# Which statistical test to run on SPSS?? Help me pleassse!!

#### char12710

##### New Member
Hi there,

I am wondering if you might be able to help me on a problem I am having with my psychology project.

I am running statistical analyses on some results for a psychological experiment. At the moment I have a personality score (conscientiousness) which can range from 1-5 and an opinion score which ranges from 'definitely no' (1) to 'definitely yes' (4). I want to compare the two and see if having a higher personality score means you are more likely to say 'definitely no' on the opinion score. Which statistical test do I need to use to verify this??

Thanks!!!

#### gianmarco

##### TS Contributor
(I was meaning that I am not familiar with those kind of experiments....)

gm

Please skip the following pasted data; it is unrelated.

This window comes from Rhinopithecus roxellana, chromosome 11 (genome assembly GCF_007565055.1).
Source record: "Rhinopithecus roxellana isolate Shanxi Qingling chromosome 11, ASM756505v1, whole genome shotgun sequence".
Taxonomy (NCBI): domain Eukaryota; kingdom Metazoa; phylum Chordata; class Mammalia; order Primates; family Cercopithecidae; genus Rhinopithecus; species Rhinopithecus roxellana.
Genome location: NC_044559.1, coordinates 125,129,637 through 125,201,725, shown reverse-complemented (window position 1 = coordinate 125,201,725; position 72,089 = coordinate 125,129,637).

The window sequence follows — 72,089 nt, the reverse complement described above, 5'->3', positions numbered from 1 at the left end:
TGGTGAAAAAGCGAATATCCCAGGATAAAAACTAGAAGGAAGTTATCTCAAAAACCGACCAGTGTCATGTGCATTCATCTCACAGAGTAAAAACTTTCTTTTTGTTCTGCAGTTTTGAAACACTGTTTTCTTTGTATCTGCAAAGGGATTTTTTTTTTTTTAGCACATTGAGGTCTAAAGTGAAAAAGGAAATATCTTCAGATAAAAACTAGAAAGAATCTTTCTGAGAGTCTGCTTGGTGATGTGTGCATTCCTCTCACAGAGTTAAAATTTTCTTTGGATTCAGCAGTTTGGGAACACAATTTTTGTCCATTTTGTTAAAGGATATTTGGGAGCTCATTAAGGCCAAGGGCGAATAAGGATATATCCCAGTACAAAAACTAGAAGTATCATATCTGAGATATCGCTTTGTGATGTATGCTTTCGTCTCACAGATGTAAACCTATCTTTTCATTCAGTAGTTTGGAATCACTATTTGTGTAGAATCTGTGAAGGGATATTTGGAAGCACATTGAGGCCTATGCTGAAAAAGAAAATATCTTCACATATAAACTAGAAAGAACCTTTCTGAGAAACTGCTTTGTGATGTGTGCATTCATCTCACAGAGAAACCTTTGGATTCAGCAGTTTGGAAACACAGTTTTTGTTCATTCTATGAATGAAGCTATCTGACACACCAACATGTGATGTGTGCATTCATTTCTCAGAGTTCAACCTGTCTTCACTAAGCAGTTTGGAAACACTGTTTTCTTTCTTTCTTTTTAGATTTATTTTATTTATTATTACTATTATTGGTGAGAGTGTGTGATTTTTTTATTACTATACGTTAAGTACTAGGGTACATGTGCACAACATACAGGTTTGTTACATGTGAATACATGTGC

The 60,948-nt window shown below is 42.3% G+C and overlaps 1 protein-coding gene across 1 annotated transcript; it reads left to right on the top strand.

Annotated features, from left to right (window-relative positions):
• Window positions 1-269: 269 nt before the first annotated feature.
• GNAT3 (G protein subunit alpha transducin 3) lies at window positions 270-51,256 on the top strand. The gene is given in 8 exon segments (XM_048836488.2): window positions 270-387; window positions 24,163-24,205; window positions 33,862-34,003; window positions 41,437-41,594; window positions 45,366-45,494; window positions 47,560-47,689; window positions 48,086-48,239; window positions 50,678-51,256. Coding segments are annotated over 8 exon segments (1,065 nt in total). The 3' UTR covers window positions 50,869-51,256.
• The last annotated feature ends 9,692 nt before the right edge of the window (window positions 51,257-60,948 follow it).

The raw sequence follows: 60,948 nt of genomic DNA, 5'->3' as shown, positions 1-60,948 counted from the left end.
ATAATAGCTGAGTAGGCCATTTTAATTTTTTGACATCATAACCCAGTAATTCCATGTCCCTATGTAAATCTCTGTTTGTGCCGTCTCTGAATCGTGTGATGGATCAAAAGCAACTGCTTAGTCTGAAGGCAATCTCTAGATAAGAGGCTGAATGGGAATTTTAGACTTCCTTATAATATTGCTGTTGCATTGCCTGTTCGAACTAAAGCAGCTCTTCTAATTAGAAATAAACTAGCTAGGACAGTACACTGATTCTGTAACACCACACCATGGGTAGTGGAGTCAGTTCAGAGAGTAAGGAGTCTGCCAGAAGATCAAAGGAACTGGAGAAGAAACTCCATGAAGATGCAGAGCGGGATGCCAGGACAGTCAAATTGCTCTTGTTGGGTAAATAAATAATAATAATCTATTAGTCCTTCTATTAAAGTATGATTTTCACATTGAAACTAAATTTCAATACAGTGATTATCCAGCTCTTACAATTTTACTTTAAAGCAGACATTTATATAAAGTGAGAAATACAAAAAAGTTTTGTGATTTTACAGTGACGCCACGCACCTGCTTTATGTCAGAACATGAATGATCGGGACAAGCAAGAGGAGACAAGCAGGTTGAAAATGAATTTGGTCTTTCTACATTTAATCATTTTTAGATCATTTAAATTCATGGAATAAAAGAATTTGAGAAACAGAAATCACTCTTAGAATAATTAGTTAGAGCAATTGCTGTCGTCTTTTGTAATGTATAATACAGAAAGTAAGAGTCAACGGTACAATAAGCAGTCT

#### TerriP

##### New Member
Depends if you think there is causation between the variables (in which case Spearman would be appropriate) or just correlation without causation (in which case Pearsons Product Moment would be the right test).

#### tstats

##### New Member
correlation of any kind (spearman or pearson) does not prove causation. Since both variables are ordered, spearman correlation is better.

#### DavidBill

##### New Member
Hmmm.. I apologize if I'm missing something, but as I read the poster's description:

I am running statistical analyses on some results for a psychological experiment. At the moment I have a personality score (conscientiousness) which can range from 1-5 and an opinion score which ranges from 'definitely no' (1) to 'definitely yes' (4). I want to compare the two and see if having a higher personality score means you are more likely to say 'definitely no' on the opinion score. Which statistical test do I need to use to verify this??

It sounds like (s)he is looking to get the probability of a certain score on the dep variable (definitely no) rather than a general correlation between the variables across all values of the dependent variable.

If this is correct, what about recoding the dep variable as 0,1 (1=definitely no, 0=the other three values) and running a probit or logit?

(And FWIW, this sounds like observational data rather than data from an experiment.)